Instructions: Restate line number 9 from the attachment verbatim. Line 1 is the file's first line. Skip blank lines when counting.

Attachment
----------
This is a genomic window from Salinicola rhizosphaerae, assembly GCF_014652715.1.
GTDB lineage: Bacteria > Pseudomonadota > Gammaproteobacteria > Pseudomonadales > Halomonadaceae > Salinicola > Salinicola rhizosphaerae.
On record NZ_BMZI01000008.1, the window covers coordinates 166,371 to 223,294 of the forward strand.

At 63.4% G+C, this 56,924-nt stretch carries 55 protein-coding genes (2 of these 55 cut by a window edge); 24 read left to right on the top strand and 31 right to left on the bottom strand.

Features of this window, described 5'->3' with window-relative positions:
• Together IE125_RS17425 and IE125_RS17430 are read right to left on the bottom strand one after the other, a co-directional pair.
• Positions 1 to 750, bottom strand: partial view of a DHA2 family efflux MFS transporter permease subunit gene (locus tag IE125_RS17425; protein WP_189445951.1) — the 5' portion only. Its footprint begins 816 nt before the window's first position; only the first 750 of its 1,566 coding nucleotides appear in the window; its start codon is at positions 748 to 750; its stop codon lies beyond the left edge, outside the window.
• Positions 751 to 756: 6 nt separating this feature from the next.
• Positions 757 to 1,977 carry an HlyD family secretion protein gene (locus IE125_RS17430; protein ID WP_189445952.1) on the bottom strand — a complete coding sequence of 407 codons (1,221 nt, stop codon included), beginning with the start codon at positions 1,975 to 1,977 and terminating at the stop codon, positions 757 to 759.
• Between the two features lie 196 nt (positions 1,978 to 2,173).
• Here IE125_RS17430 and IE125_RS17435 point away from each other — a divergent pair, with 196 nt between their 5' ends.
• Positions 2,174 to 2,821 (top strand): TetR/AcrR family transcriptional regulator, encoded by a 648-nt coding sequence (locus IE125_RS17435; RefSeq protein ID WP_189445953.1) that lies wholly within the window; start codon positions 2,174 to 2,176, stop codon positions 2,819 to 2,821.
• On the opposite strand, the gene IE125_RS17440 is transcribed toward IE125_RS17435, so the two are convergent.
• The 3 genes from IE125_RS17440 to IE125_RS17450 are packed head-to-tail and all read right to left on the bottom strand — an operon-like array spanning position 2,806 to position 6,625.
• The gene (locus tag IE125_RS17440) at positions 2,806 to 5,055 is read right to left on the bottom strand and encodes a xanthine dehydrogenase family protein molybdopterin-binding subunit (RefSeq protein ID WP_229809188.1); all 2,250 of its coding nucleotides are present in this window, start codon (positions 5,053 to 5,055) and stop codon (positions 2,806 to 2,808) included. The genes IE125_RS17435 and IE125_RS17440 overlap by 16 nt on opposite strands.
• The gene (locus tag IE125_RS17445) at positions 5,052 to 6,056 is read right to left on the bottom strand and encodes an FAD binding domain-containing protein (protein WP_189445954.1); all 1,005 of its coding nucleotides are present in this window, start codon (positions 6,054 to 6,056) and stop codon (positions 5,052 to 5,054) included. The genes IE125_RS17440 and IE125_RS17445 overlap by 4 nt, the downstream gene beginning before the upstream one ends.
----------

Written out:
• Positions 757 to 1,977 carry an HlyD family secretion protein gene (locus IE125_RS17430; protein ID WP_189445952.1) on the bottom strand — a complete coding sequence of 407 codons (1,221 nt, stop codon included), beginning with the start codon at positions 1,975 to 1,977 and terminating at the stop codon, positions 757 to 759.